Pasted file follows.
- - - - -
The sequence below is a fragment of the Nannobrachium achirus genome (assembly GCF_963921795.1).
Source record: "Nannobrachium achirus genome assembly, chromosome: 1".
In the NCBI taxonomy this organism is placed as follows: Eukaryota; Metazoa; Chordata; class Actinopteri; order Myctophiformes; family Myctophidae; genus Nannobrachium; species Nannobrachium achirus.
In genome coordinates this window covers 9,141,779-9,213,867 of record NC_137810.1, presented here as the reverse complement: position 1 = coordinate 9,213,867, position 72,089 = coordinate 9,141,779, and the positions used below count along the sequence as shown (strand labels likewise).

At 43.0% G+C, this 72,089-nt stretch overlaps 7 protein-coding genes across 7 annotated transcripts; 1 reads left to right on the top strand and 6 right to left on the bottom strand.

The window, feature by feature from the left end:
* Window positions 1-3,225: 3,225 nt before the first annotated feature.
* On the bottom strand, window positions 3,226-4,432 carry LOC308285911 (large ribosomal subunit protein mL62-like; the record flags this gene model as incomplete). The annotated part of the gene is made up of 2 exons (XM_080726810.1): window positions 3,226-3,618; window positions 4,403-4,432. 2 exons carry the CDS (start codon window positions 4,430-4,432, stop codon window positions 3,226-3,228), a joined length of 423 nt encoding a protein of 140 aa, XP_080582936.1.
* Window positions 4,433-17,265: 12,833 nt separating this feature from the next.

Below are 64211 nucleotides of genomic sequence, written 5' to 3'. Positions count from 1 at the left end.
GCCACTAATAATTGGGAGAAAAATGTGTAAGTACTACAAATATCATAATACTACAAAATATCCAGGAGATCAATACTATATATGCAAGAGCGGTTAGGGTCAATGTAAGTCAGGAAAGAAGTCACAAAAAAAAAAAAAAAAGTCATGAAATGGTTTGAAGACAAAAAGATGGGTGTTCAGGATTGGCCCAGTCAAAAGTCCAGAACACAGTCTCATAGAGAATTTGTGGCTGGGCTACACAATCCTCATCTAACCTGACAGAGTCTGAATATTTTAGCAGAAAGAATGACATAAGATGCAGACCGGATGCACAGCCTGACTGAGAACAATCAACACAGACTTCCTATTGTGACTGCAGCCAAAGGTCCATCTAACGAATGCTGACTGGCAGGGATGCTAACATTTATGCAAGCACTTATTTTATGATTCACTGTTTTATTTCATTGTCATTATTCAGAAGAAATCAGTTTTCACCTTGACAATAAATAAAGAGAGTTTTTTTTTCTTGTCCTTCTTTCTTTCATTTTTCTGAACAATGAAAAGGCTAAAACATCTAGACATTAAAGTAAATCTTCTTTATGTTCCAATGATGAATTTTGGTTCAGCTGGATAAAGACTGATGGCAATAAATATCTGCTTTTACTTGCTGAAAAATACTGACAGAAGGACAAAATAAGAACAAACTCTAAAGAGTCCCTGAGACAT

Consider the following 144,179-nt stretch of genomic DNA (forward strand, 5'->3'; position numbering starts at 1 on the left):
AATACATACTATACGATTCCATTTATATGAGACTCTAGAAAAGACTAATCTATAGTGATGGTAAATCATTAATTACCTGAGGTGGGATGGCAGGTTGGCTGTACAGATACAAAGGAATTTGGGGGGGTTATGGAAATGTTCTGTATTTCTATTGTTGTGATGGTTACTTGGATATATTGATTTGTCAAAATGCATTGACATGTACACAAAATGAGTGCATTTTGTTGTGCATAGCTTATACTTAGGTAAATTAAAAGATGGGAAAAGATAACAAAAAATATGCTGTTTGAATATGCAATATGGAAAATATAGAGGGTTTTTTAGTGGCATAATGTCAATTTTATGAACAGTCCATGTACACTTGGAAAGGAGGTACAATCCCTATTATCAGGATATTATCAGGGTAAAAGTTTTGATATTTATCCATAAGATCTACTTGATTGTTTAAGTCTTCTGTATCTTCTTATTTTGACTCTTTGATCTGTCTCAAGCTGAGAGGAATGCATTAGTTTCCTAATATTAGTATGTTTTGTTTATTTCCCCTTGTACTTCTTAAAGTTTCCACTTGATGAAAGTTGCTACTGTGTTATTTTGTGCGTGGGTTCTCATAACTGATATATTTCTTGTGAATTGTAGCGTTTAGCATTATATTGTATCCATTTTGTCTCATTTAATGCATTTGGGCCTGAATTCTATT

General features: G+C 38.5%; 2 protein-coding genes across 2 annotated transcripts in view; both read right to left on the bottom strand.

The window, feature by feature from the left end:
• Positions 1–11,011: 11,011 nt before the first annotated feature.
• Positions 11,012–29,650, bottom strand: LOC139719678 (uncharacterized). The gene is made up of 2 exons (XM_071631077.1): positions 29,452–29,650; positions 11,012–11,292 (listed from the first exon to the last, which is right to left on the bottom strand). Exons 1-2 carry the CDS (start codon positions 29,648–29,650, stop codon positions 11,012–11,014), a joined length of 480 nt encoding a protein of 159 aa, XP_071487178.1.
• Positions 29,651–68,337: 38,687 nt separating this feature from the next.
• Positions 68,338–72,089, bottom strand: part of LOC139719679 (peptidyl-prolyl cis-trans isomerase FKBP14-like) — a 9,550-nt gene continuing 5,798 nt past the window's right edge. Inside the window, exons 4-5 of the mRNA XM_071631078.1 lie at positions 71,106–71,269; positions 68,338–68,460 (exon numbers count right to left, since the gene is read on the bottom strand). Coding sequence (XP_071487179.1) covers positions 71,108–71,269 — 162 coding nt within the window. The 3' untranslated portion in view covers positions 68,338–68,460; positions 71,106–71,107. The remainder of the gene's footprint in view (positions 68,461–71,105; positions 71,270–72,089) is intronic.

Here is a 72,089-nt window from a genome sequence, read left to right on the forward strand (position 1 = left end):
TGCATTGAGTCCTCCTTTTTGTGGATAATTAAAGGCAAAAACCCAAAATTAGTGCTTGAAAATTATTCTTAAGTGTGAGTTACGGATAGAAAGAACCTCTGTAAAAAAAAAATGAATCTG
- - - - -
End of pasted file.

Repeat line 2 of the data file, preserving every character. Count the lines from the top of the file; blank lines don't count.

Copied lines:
Source record: "Nannobrachium achirus genome assembly, chromosome: 1".